US7774145B2 (en) 2003-08-01 2010-08-10 Dexcom, Inc. Transcutaneous analyte sensor
US8369919B2 (en) 2003-08-01 2013-02-05 Dexcom, Inc. Systems and methods for processing sensor data
US7640048B2 (en) 2004-07-13 2009-12-29 Dexcom, Inc. Analyte sensor
US8275437B2 (en) 2003-08-01 2012-09-25 Dexcom, Inc. Transcutaneous analyte sensor
US7933639B2 (en) 2003-08-01 2011-04-26 Dexcom, Inc. System and methods for processing analyte sensor data
US7778680B2 (en) 2003-08-01 2010-08-17 Dexcom, Inc. System and methods for processing analyte sensor data
US8160669B2 (en) 2003-08-01 2012-04-17 Dexcom, Inc. Transcutaneous analyte sensor
US20100168542A1 (en) 2003-08-01 2010-07-01 Dexcom, Inc. System and methods for processing analyte sensor data
US8761856B2 (en) 2003-08-01 2014-06-24 Dexcom, Inc. System and methods for processing analyte sensor data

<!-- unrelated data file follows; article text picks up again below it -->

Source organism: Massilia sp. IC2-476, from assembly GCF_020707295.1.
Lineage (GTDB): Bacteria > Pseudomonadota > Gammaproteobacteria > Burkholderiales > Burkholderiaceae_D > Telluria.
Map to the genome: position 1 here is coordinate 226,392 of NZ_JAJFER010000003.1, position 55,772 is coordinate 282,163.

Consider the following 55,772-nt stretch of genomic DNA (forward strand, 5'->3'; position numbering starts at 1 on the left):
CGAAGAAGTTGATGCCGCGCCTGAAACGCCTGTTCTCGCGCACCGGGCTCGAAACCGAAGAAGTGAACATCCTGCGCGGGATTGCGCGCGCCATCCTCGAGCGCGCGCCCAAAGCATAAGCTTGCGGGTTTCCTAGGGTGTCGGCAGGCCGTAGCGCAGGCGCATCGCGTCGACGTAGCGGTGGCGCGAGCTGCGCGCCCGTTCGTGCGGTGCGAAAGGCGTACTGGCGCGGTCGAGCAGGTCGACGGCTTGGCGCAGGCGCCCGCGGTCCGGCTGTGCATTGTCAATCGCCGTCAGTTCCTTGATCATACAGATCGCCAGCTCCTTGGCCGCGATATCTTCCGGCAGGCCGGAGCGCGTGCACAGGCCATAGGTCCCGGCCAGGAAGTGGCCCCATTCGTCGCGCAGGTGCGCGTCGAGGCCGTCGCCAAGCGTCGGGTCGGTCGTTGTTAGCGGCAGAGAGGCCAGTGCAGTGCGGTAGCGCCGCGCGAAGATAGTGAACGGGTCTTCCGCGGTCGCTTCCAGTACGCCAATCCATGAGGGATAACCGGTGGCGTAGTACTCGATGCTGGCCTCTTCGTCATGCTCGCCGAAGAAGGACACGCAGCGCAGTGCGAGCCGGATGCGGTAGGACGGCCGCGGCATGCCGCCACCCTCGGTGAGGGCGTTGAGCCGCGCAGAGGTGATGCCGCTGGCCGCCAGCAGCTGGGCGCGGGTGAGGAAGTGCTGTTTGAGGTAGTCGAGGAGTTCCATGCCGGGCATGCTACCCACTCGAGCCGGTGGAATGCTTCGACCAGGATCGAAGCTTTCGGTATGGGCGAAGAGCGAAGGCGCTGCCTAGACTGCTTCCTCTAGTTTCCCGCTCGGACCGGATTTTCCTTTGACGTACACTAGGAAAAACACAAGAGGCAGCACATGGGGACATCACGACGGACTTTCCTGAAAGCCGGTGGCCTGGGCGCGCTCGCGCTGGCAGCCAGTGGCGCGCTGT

WO2007102842A2 (en) 2006-03-09 2007-09-13 Dexcom, Inc. Systems and methods for processing analyte sensor data
US8010174B2 (en) 2003-08-22 2011-08-30 Dexcom, Inc. Systems and methods for replacing signal artifacts in a glucose sensor data stream
US7519408B2 (en) 2003-11-19 2009-04-14 Dexcom, Inc. Integrated receiver for continuous analyte sensor
AT480761T (en) 2003-12-05 2010-09-15 Dexcom Inc Calibration methods for a continuous analyte sensor
EP1711791B1 (en) 2003-12-09 2014-10-15 DexCom, Inc. Signal processing for continuous analyte sensor
US7972861B2 (en) * 2004-05-14 2011-07-05 Bayer Healthcare Llc Methods for performing hematocrit adjustment in glucose assays and devices for same
CA2572552A1 (en) 2004-07-02 2006-02-09 Bayer Healthcare Llc Light guide test sensor for use in determining an analyte in a fluid sample and methods for manufacturing the same
US8452368B2 (en) 2004-07-13 2013-05-28 Dexcom, Inc. Transcutaneous analyte sensor
US8364231B2 (en) 2006-10-04 2013-01-29 Dexcom, Inc. Analyte sensor